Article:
He says markets are now discounting two 0.25 per cent rate rises in the next year but monetary trends show that policy is already restrictive.
Ward says: “The foundations of the current inflationary upsurge were laid in 2005-07 when the broad money supply M4 was allowed to grow at a 12-13 per cent annualised rate.”
He considers that to return inflation to the 2 per cent target over the medium term, the rate of M4 expansion needs to be brought down to 6-8 per cent a year. “The slowdown should be gradual – a collapse in money growth would risk transforming a painful economic adjustment into an unnecessary bust,” says Ward. He adds that M4 was still rising at an annual rate of 11.2 per cent in April but has been inflated by financial transactions related to the credit crunch.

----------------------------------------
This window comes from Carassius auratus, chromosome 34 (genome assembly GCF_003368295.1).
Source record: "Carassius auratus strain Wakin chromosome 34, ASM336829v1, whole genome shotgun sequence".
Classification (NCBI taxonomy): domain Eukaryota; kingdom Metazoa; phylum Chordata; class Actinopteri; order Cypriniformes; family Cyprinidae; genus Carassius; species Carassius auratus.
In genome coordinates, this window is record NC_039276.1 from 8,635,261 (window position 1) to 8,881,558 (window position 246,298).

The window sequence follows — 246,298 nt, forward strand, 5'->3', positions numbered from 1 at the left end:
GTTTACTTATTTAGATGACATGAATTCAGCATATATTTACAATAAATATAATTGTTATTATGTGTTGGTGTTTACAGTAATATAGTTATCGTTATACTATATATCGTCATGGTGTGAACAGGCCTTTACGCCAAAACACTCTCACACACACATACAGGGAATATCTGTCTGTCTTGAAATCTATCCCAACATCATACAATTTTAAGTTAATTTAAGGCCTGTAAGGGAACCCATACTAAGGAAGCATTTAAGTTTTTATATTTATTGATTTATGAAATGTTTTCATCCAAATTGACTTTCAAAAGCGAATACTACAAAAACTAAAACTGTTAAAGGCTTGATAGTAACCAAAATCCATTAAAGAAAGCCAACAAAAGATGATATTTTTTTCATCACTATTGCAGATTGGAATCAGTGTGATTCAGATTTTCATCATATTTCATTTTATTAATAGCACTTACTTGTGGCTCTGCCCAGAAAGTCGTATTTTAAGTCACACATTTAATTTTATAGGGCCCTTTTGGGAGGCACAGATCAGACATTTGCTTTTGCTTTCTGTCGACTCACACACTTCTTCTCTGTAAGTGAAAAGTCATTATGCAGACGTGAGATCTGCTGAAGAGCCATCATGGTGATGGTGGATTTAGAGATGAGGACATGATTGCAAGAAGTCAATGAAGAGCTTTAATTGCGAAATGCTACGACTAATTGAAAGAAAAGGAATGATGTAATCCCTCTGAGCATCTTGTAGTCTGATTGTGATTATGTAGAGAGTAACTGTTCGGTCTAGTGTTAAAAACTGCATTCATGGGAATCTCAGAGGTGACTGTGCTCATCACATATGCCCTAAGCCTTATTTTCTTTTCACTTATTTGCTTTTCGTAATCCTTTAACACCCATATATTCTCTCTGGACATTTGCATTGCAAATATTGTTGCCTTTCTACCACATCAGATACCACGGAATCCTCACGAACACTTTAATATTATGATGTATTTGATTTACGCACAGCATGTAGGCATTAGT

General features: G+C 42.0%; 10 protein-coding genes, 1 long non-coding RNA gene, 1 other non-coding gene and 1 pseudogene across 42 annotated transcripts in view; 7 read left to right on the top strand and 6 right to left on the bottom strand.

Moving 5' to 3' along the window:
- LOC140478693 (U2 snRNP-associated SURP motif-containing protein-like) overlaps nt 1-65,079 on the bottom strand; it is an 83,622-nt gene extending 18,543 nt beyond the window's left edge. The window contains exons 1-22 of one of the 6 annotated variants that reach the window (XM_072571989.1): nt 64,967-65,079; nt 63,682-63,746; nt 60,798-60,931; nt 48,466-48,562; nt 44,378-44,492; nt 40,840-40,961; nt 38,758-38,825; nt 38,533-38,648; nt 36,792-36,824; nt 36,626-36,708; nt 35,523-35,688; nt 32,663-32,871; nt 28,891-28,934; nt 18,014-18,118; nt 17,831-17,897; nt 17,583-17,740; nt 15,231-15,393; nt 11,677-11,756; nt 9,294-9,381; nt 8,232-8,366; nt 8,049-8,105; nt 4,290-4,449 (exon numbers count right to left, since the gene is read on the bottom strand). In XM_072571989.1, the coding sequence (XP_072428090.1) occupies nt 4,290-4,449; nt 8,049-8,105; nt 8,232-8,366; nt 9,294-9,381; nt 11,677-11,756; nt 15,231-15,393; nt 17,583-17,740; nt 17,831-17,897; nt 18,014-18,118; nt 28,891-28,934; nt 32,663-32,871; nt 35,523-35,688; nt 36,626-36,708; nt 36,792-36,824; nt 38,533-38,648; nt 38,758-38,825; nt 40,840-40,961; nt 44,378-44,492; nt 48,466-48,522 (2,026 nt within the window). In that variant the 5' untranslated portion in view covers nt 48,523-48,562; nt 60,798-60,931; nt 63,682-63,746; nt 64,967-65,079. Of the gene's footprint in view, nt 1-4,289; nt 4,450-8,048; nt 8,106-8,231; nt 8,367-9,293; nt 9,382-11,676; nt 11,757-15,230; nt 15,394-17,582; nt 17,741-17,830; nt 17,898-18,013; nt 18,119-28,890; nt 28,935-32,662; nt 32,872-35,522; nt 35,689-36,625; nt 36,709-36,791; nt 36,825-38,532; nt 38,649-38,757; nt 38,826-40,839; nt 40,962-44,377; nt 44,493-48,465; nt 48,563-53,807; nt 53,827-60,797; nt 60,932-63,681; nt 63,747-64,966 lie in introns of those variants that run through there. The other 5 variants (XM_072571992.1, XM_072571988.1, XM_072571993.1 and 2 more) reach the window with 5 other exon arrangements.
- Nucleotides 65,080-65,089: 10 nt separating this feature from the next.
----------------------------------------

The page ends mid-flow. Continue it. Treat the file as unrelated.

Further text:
He says: “Annual growth in M4 holdings of private non-financial corporations has slumped from a peak of 16.1 per cent last May to 1 per cent in April. Relative to retail prices, real PNFC M4 is contracting at the fastest rate since the early 1990s, suggesting growing risk of a slump in business spending.”
Ward believes that the MPC has little choice but to sit on its hands for the foreseeable future.